IgE antibodies to cow allergens and respiratory health in dairy farmers in Denmark and The Netherlands

Publikation: Bidrag til tidsskrift/Konferencebidrag i tidsskrift /Bidrag til avisTidsskriftartikelForskning

  • Gert Doekes, Holland
  • I. Wouters, Danmark
  • J. de Vries, Holland
  • Ø. Omland, Danmark
  • Torben Sigsgaard
  • T. Virtanen, Finland
  • D. Heederik, Holland
  • Afdeling for Miljø- og Arbejdsmedicin
Type I (IgE-mediated) sensitization to cow allergens has been reported to occur with relatively high prevalence in cow farmers in Finland, where it would be a major determinant of occupational asthma. Comparable data from other countries are not available. The objective of this work was to assess the prevalence of IgE anti-cow allergens in Dutch and Danish dairy farmers, and the association with common and work-related respiratory health symptoms. In a pilot study, sera from 37 Dutch dairy farmers were tested in an enzyme immunoassay (EIA) for specific IgE against the major cow allergen Bos d2, and results were compared with their response to questions in a standardized questionnaire on common and work-related health problems. In addition, IgE anti-cow sensitization was assessed in 71 cases and 71 controls from the follow-up phase of the SUS project (a cohort study on respiratory disease in young Danish farmers). In that study, a specific IgE EIA was used with a coating of crude cow dander protein extract. This test was shown to produce results correlating very well with the IgE anti-Bos d2 EIA. Of the 37 Dutch dairy farmers, 11 had detectable IgE anti-Bos d2, while 12 reported common complaints, and 18 reported work-related respiratory complaints including wheezing, cough, cough with phlegm, as well as upper airway symptoms. There was no relation, however, between IgE anti-cow sensitization and a report of common or work-related symptoms; Odds Ratios were even below 1. Also in the Danish study no relation could be found: IgE anti-cow dander proteins were found in 22.5% of the cases and in 26.8% of the controls. The previously reported strong association between anti-cow IgE sensitization and work-related respiratory disease in Finland could not be confirmed in Dutch and Danish dairy farmers. Reasons for this discrepancy are presently unknown and might be either genetic factors, which seems highly unlikely, or a pronounced difference in levels of exposure to cow allergens.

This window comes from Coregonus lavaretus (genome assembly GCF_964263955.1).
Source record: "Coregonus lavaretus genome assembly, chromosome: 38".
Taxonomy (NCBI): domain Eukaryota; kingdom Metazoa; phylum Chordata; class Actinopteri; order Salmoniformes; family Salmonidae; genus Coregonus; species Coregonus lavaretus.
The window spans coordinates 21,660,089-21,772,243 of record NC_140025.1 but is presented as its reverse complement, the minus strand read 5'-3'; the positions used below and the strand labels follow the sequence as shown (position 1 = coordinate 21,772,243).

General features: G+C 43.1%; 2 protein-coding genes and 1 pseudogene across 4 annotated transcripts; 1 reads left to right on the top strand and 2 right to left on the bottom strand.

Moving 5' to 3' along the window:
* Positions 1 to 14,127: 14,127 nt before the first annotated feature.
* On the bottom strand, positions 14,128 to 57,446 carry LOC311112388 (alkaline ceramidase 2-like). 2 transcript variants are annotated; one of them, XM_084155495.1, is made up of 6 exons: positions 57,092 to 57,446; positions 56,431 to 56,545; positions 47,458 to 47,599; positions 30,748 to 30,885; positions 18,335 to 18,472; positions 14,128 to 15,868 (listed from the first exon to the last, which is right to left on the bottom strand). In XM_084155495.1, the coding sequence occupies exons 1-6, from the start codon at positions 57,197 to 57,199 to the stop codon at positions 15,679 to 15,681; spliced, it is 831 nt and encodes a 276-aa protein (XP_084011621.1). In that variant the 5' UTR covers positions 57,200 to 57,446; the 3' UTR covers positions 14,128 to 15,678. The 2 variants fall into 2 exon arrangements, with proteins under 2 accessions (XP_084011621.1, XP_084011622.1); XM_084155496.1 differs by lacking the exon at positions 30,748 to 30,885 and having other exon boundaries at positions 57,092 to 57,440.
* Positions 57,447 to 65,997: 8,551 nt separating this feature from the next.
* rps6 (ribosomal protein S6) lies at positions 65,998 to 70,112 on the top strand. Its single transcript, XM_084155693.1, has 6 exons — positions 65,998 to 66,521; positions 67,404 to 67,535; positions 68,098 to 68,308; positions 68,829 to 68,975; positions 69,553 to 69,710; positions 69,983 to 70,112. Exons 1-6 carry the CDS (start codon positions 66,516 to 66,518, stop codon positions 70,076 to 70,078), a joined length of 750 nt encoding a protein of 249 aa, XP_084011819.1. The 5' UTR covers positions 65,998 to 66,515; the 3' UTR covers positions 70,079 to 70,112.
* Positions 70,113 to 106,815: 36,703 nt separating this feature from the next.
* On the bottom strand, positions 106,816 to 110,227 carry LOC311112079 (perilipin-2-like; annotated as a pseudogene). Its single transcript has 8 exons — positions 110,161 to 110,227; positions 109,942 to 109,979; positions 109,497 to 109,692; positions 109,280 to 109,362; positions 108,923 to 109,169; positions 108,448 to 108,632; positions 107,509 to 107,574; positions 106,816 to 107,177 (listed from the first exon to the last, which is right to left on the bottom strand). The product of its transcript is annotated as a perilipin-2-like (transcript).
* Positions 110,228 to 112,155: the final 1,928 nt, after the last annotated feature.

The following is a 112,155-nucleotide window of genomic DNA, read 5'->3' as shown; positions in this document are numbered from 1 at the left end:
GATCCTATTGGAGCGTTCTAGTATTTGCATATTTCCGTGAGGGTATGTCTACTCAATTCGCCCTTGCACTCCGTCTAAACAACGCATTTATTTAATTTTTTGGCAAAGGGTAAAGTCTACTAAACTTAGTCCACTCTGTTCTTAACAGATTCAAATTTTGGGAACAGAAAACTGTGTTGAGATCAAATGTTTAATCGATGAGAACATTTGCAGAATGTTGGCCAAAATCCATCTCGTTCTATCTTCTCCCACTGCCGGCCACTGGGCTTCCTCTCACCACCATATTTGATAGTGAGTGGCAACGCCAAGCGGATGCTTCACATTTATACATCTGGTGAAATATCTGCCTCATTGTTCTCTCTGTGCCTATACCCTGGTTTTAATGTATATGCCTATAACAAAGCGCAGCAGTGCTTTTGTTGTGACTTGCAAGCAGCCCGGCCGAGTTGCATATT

TidsskriftJournal of Agricultural Safety and Health
Sider (fra-til)309-316
Antal sider8
StatusUdgivet - 2000

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